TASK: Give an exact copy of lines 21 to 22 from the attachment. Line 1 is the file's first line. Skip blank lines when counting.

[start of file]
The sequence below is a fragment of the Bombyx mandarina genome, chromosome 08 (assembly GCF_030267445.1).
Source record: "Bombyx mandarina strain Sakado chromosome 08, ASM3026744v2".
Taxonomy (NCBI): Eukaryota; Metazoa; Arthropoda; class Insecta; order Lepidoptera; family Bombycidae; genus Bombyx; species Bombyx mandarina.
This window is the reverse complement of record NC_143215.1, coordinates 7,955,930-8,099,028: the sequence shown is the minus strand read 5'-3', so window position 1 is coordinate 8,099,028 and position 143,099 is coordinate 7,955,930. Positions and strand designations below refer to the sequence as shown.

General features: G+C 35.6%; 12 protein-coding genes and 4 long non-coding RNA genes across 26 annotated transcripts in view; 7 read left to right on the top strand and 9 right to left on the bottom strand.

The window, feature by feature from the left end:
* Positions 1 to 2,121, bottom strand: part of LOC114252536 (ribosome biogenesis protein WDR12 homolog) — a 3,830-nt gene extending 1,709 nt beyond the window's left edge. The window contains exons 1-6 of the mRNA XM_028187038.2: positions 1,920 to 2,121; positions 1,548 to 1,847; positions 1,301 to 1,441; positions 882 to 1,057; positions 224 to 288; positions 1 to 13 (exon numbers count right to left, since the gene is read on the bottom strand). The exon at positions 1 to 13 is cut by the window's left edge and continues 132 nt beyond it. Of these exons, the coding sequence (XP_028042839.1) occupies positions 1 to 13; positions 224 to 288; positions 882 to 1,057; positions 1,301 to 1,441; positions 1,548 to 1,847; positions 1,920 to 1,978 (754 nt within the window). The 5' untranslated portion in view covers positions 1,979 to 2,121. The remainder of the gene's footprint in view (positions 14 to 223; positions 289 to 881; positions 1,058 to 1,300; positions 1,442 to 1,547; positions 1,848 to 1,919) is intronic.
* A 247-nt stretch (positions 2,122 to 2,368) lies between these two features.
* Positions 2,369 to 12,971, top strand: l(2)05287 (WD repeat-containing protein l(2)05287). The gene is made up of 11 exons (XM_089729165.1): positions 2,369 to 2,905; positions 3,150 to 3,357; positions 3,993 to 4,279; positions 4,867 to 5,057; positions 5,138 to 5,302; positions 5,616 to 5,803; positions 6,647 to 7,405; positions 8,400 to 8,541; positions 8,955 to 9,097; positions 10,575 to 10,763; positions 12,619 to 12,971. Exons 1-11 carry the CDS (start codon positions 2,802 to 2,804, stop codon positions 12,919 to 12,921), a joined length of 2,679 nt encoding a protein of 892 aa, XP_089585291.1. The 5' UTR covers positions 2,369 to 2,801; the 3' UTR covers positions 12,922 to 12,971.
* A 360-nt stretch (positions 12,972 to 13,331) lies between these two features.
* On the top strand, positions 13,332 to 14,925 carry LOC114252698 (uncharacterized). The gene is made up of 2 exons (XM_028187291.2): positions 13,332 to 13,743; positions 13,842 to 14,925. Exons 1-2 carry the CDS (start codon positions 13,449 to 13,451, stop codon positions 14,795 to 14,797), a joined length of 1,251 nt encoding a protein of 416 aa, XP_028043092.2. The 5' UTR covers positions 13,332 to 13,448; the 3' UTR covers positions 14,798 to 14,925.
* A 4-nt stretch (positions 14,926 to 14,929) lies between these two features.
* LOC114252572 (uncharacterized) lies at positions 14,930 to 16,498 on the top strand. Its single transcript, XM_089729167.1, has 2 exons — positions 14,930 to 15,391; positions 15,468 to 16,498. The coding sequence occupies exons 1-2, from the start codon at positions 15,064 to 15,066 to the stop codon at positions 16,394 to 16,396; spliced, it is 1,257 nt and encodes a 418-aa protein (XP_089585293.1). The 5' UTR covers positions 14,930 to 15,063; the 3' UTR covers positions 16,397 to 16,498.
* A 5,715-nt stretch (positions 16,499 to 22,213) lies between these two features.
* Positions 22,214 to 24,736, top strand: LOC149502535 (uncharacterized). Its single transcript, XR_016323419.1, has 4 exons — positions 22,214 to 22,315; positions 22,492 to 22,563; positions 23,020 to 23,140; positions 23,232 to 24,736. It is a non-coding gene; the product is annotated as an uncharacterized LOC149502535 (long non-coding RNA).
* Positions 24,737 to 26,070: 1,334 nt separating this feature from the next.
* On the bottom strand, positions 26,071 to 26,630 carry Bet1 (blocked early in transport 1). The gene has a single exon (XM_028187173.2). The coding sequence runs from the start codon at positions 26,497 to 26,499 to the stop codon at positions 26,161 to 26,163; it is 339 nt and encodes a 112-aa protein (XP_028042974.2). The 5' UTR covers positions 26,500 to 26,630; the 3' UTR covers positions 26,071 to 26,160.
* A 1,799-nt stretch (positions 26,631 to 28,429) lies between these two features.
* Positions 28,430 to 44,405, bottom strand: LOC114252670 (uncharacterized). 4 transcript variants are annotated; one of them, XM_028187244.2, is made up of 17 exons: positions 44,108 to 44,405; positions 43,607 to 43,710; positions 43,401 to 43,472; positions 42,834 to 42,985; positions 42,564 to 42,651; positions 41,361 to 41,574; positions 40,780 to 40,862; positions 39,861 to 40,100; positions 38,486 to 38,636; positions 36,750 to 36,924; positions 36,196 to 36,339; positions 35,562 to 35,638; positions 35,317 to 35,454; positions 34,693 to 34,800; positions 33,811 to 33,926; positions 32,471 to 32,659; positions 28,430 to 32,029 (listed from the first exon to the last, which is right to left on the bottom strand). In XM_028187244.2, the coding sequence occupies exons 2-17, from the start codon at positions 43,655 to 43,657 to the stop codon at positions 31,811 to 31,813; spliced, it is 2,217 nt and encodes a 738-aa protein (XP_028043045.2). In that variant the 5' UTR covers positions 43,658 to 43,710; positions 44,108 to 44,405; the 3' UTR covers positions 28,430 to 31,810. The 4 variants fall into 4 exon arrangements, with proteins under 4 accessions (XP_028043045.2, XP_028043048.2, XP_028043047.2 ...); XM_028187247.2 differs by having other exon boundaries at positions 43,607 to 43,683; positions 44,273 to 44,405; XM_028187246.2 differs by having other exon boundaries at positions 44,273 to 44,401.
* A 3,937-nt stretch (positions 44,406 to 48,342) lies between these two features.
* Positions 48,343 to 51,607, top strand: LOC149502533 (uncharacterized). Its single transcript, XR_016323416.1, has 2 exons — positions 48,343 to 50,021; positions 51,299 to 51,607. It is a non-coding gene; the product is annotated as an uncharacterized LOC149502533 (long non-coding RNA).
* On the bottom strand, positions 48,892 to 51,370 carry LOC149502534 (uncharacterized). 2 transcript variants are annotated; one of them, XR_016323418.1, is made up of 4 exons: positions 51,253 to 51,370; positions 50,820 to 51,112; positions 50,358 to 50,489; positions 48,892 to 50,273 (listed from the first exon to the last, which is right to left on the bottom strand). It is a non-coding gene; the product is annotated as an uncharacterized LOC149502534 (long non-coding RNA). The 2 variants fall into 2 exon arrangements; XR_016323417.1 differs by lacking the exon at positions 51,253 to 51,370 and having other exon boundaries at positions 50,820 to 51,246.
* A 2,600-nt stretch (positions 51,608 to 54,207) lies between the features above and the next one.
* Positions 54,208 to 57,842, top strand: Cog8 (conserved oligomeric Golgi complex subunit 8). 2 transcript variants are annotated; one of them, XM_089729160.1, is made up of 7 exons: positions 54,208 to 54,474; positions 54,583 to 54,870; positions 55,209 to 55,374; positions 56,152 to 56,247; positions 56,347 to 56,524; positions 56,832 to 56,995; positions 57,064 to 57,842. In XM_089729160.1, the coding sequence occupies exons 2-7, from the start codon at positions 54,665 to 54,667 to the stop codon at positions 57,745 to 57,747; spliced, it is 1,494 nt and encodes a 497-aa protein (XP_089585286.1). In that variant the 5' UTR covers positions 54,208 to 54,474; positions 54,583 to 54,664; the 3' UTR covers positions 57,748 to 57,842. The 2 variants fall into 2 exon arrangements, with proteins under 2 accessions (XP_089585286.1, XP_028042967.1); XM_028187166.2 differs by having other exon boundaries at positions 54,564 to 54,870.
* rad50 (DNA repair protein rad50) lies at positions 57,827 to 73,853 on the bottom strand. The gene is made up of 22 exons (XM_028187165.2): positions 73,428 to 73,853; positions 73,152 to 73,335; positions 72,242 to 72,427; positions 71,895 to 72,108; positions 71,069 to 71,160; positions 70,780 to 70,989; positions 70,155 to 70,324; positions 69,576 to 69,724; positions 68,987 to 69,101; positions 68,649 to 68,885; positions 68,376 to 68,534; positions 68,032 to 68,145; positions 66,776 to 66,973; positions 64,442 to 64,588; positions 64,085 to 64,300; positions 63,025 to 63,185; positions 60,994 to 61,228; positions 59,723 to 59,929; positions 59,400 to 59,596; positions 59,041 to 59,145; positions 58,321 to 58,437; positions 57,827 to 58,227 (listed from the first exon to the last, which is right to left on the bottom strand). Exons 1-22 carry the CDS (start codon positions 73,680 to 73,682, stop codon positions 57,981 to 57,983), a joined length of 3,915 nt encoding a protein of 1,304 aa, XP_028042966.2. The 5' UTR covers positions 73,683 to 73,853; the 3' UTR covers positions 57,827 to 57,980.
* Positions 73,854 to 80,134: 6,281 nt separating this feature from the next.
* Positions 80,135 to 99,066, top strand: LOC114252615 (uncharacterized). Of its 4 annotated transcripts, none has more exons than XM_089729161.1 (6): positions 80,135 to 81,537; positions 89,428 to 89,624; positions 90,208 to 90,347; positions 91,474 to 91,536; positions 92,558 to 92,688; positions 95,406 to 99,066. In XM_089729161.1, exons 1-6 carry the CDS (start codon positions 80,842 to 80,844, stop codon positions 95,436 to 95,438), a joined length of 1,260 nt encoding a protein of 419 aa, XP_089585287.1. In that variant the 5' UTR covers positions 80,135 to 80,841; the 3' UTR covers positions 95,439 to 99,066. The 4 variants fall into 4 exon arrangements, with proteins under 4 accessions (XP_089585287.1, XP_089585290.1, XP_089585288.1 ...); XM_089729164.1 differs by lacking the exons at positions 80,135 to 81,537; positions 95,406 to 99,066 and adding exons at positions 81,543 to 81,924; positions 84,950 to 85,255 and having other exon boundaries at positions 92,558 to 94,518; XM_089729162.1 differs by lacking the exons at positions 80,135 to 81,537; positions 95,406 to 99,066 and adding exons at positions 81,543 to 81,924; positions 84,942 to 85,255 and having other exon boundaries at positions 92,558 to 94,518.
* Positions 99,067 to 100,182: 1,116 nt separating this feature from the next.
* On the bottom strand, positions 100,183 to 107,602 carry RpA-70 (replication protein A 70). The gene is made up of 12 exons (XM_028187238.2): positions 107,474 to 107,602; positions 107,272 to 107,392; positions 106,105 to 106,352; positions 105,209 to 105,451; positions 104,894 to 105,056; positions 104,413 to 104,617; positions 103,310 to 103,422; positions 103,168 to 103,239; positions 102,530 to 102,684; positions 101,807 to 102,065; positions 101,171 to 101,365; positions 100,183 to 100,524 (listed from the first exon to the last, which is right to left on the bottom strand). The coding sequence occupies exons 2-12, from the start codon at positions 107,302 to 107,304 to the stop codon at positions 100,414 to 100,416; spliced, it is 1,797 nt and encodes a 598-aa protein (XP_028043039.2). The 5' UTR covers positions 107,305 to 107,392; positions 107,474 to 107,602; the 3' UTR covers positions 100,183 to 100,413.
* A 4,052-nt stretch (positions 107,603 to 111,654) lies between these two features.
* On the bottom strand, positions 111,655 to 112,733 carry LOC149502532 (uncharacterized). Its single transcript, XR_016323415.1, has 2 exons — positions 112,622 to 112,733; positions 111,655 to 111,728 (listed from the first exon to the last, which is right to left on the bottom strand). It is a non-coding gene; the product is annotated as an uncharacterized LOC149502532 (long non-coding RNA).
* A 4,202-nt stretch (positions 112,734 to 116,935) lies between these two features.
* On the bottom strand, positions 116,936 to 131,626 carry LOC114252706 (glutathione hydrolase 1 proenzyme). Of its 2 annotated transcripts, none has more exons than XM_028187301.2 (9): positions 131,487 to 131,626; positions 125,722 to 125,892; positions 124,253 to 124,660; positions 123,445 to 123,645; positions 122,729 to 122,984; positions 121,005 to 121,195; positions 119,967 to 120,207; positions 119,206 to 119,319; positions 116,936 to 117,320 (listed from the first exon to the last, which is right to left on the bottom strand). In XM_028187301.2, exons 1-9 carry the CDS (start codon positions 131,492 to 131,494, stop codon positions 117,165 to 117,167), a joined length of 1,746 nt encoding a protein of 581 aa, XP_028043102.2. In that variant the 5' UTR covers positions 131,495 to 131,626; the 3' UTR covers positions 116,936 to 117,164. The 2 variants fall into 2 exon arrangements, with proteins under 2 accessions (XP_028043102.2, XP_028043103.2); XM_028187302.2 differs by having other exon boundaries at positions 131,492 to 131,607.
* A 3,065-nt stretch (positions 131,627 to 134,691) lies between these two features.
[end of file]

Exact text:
* Positions 48,343 to 51,607, top strand: LOC149502533 (uncharacterized). Its single transcript, XR_016323416.1, has 2 exons — positions 48,343 to 50,021; positions 51,299 to 51,607. It is a non-coding gene; the product is annotated as an uncharacterized LOC149502533 (long non-coding RNA).
* On the bottom strand, positions 48,892 to 51,370 carry LOC149502534 (uncharacterized). 2 transcript variants are annotated; one of them, XR_016323418.1, is made up of 4 exons: positions 51,253 to 51,370; positions 50,820 to 51,112; positions 50,358 to 50,489; positions 48,892 to 50,273 (listed from the first exon to the last, which is right to left on the bottom strand). It is a non-coding gene; the product is annotated as an uncharacterized LOC149502534 (long non-coding RNA). The 2 variants fall into 2 exon arrangements; XR_016323417.1 differs by lacking the exon at positions 51,253 to 51,370 and having other exon boundaries at positions 50,820 to 51,246.